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Homer, Winslow
U.S. (1836 - 1910)
An Adirondack Lake
Oil on canvas
34 1/2 x 48 1/2 x 4 1/8 in. (87.6 x 123.2 x 10.5 cm) frame size; 24 1/4 x 38 1/4 in. (61.6 x 97.2 cm) stretcher bar size
Horace C. Henry Collection
FA 26.71
Keywords: Landscape; Human figure; Transportation (boat)

An Adirondack Lake, purchased by Horace Henry in the same year as the Blakelock and Chase paintings, has become one of the Henry Art Gallery's most important works. Painted in 1870, it was over forty years old when Henry acquired it; his purpose was to gather earlier works that would add historical breadth to his collection. The work was purchased in 1912 by which time Homer had become a popular artist. It is one of his few early oil paintings, demonstrating an uncomplicated technique with no underpaint, no glazes and no variation in texture.

In an interesting composition of diagonal lines with a central figure looking outside the frame of the canvas, Homer presents a wide and evenly lit expanse of water, rather than focusing on land or forest. Despite the tension of the man's distracted look, there is an overall calm about the painting, communicated by the quiet weather and the man's silhouette, pose, and balance.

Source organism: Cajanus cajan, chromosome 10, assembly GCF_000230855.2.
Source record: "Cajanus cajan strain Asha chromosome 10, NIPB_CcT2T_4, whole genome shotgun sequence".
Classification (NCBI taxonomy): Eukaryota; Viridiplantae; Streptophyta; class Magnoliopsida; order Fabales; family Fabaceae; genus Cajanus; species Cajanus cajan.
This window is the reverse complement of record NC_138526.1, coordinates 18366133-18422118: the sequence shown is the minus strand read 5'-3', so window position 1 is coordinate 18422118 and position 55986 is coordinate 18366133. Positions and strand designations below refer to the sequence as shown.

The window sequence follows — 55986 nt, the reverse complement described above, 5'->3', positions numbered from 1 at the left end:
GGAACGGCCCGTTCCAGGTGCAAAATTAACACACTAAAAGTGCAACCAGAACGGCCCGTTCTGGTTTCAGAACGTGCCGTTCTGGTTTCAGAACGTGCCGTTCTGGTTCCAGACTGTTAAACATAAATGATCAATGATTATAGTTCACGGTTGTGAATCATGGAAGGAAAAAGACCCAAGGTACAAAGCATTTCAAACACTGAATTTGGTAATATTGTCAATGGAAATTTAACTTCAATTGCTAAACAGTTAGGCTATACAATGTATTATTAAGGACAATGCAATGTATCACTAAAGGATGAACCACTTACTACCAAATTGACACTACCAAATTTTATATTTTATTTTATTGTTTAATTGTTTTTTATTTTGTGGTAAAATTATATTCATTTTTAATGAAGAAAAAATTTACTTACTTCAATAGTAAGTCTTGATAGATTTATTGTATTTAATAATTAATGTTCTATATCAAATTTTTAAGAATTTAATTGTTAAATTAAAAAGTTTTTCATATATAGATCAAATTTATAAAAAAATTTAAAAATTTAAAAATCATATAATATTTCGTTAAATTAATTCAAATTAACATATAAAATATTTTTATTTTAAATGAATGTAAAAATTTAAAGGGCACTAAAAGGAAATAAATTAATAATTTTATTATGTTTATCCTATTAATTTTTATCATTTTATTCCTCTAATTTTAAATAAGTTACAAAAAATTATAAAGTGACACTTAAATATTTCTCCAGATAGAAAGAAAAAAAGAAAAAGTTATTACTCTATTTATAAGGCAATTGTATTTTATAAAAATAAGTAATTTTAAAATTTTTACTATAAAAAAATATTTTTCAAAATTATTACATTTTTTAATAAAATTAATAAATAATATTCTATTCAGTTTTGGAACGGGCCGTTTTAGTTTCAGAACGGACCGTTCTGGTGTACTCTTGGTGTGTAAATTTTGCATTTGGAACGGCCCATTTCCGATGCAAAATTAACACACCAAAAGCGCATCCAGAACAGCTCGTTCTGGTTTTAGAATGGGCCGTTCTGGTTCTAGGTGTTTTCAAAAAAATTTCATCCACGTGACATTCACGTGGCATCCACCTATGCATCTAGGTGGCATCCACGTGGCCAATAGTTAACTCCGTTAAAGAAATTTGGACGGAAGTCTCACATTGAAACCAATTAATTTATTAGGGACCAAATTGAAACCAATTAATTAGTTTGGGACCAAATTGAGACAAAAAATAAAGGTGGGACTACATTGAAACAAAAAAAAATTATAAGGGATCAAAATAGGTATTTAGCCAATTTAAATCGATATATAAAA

Winslow Homer was an American leader in late 19th-century landscape painting. He was an artist of great breadth whose subjects ranged from Civil War action to Adirondack hunters to dramatic scenes of the New England coast. By the end of the century Homer was revered as America's finest landscape painter whose love of the backwoods and its inhabitants gave him subject matter to pursue throughout his life.

-- Label copy for Unpacking the Collection: Collecting at the Beginning of the Century: The Horace C. Henry Collection, April 10 to May 15, 1997, and October 10, 1997, to June 14, 1998.

During the last half of the nineteenth century, new modes of transportation coupled with an increase in leisure time for the middle class enabled greater numbers of Americans to travel to previously remote wilderness locations. Well before the turn of the century, handbooks were produced promoting a "return to the primitive." The Adirondack Mountains in New York State became one of the most important summer destinations for urbanites. From 1870 to 1908, this region contributed specifically to Winslow Homer's development as an artist. Escaping New York City for the peacefulness of nature, Homer enjoyed camping, fishing, and, of course, painting in the locale during the summers. Created during Homer's first visit to the Adirondacks, An Adirondack Lake subtly portrays the recreational activity common in the mountainous locale. The painting's central figure is a trapper who moves at a leisurely pace, suggesting his possible role as a guide to visiting sportsmen. A number of Adirondack trappers supplemented their income by touring vacationers around the region and teaching the art of trapping.

-- Label copy for Shifting Ground: Transformed Views of the American Landscape, February 10 to August 20, 2000.

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